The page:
The British racecourse career of the troubled Phoenix Thoroughbreds racing operation may finally be over after the British Horseracing Authority said on Thursday afternoon that it can “no longer have runners in races in Great Britain until further notice”.
Phoenix announced in mid-August that it intended to end its involvement with the sport in Britain “with immediate effect”, following a series of reports in the Racing Post which highlighted potential links between the Dubai-based operation and a money-laundering scandal in the United States. However, its white and orange silks have since continued to appear on British tracks with some regularity, most recently when John Quinn’s Frankenstella landed a nursery at York on 6 September.
Thursday’s announcement by the BHA confirmed that its ban on Phoenix’s operations had come into effect on 7 September. No horses owned by Phoenix Thoroughbreds that are currently entered in early-closing races – including two in the Ayr Gold Cup on Saturday week – can be declared to run unless they have been sold to race for new owners.
Doncaster’s pilot to get some paying spectators back into a racecourse lasted only one day and the remainder of its Leger Festival will unfold in near-silence, but there was slightly more positive news from Jockey Club Racecourses regarding planned trials with limited crowds at Warwick and Newmarket later this month.
Rather than the 5,000 who were due to be at Town Moor for the Leger on Saturday, the jumps card at Warwick on 21 September and the three-day meeting at Newmarket from 24 September are expected to have an attendance limit of 1,000. As things stand, though, both could still go ahead, which seemed unlikely when Doncaster’s trial was called off on Wednesday.
“Following updated government guidance announced today, JCR understands that the Department for Culture, Media & Sport (DCMS) supports the pilots going ahead with a new capacity limit of 1,000 people on site,” a spokesperson said, “and a range of health and safety measures that are already planned to be in place.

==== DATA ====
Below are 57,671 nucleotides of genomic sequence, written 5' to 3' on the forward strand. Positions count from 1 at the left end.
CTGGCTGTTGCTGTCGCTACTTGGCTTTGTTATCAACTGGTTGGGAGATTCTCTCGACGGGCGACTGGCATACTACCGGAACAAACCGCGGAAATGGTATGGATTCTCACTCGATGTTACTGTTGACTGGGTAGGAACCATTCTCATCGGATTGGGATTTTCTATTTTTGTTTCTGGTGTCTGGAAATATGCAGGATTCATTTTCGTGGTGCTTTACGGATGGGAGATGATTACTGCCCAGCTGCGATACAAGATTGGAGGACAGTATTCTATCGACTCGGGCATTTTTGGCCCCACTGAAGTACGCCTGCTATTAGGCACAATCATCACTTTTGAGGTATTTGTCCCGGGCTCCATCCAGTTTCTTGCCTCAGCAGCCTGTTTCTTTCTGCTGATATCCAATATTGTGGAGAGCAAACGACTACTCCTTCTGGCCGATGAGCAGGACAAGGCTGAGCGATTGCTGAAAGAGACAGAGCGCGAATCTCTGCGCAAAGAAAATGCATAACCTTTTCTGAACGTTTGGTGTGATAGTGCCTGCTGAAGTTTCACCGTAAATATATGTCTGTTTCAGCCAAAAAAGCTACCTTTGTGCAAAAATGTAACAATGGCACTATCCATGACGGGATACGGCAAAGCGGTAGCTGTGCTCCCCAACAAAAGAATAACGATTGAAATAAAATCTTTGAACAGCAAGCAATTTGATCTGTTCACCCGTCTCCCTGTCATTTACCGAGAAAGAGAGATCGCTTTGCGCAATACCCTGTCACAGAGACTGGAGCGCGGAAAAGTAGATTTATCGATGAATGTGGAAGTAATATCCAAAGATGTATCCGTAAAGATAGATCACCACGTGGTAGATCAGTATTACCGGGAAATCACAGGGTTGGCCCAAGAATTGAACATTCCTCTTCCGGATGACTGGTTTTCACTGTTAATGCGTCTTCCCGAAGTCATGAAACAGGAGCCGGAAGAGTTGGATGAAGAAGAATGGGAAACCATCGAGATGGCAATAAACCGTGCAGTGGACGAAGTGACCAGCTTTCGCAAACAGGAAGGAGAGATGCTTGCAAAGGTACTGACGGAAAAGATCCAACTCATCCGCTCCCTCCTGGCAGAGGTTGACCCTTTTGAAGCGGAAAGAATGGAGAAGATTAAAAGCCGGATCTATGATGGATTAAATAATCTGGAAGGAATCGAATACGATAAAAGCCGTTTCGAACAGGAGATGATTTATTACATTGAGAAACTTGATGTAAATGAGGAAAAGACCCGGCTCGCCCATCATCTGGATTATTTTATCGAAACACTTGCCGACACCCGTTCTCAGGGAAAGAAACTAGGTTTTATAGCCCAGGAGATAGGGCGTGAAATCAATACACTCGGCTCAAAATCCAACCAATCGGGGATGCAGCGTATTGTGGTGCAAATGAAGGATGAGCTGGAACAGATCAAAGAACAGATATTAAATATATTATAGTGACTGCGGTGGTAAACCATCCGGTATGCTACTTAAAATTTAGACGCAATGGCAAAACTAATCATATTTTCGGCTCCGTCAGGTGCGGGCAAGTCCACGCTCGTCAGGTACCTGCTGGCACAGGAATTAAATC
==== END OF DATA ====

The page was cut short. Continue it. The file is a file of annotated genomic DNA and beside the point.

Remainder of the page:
“JCR will now discuss this central government update with the respective local authorities before making a further announcement.”
Newmarket’s Rowley Mile, which is as close as any major Flat course gets to being in the middle of nowhere, has always been an obvious candidate for an early pilot with a socially distanced crowd. Most of its racegoers arrive by car and its location on Newmarket Heath means that there is plenty of space to accommodate them.
It is still likely to carry significant costs for JCR, however, as a facility designed with freedom of movement in mind is adapted to create separate zones for racegoers and participants. This week’s curtailed pilot at Doncaster left the track £250,000 out of pocket and the bill for Warwick and Newmarket is likely to be well into six figures, so it is only natural to make further inquiries about the mood at DCMS before making a firm commitment to proceed.
Thursday’s Doncaster card opens with Logician making a belated four-year-old debut at the scene of his impressive success in last season’s St Leger. It is good news that he is back, but John Gosden’s grey frightened off all but two of his 12 potential opponents at the 48-hour stage, however, and Zaaki is now a non-runner leaving him as a 1-10 shot against Mythical Magic.
The nursery that follows is much more competitive, however, and Meu Amor (nap 1.40) is well worth an interest, albeit at a much shorter price than the 10-1 which was around on Wednesday afternoon.
Ralph Beckett’s filly finished fourth on debut at Glorious Goodwood and then made short work of a novice event at Pontefract, recording an excellent timefigure on both occasions, and looks to have been handed a generous opening mark as she makes her nursery debut off 76.
Zabeel Queen (2.10) showed her inexperience for much of her debut at Ascot in July but still found an abrupt turn of foot when required to win with something to spare and her price for next year’s 1,000 Guineas – currently 25-1 – will shorten significantly if she can follow up in the May Hill Stakes.
The Park Hill lost a major contender when Alpinista was taken out yesterday and that makes things more straightforward for Believe In Love (3.15), while Uncle Jumbo (2.40) can land the sales race earlier on the card. Ethics Approval (1.00) and Lady Celia (3.55) and the pick of the prices at Haydock and Chepstow respectively.